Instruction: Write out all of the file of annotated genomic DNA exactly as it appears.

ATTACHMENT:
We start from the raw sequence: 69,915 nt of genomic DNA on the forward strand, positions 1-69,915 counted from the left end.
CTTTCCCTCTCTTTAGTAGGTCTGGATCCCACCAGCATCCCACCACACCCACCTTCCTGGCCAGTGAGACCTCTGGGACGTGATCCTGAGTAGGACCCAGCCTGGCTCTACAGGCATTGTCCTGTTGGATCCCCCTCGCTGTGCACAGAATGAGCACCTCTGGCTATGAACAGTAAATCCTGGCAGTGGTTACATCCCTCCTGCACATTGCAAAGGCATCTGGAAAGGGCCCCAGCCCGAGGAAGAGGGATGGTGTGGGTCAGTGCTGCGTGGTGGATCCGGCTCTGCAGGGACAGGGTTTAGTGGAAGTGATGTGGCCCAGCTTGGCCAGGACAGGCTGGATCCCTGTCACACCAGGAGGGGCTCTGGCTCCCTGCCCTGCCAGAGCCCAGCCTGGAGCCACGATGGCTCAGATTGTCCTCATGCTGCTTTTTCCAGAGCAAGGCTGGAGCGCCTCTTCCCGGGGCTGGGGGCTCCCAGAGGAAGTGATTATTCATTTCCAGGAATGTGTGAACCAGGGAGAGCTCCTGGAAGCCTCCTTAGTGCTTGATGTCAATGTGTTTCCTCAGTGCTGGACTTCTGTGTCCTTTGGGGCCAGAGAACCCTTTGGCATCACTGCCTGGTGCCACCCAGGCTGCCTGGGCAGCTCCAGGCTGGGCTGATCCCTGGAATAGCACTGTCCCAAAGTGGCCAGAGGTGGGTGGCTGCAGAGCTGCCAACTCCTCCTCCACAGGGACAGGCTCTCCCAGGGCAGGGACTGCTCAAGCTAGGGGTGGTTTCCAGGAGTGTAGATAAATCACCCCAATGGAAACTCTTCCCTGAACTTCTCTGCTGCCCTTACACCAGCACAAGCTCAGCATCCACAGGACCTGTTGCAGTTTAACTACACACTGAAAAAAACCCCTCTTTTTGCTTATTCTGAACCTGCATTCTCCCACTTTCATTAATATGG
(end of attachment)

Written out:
We start from the raw sequence: 69,915 nt of genomic DNA on the forward strand, positions 1-69,915 counted from the left end.
CTTTCCCTCTCTTTAGTAGGTCTGGATCCCACCAGCATCCCACCACACCCACCTTCCTGGCCAGTGAGACCTCTGGGACGTGATCCTGAGTAGGACCCAGCCTGGCTCTACAGGCATTGTCCTGTTGGATCCCCCTCGCTGTGCACAGAATGAGCACCTCTGGCTATGAACAGTAAATCCTGGCAGTGGTTACATCCCTCCTGCACATTGCAAAGGCATCTGGAAAGGGCCCCAGCCCGAGGAAGAGGGATGGTGTGGGTCAGTGCTGCGTGGTGGATCCGGCTCTGCAGGGACAGGGTTTAGTGGAAGTGATGTGGCCCAGCTTGGCCAGGACAGGCTGGATCCCTGTCACACCAGGAGGGGCTCTGGCTCCCTGCCCTGCCAGAGCCCAGCCTGGAGCCACGATGGCTCAGATTGTCCTCATGCTGCTTTTTCCAGAGCAAGGCTGGAGCGCCTCTTCCCGGGGCTGGGGGCTCCCAGAGGAAGTGATTATTCATTTCCAGGAATGTGTGAACCAGGGAGAGCTCCTGGAAGCCTCCTTAGTGCTTGATGTCAATGTGTTTCCTCAGTGCTGGACTTCTGTGTCCTTTGGGGCCAGAGAACCCTTTGGCATCACTGCCTGGTGCCACCCAGGCTGCCTGGGCAGCTCCAGGCTGGGCTGATCCCTGGAATAGCACTGTCCCAAAGTGGCCAGAGGTGGGTGGCTGCAGAGCTGCCAACTCCTCCTCCACAGGGACAGGCTCTCCCAGGGCAGGGACTGCTCAAGCTAGGGGTGGTTTCCAGGAGTGTAGATAAATCACCCCAATGGAAACTCTTCCCTGAACTTCTCTGCTGCCCTTACACCAGCACAAGCTCAGCATCCACAGGACCTGTTGCAGTTTAACTACACACTGAAAAAAACCCCTCTTTTTGCTTATTCTGAACCTGCATTCTCCCACTTTCATTAATATGG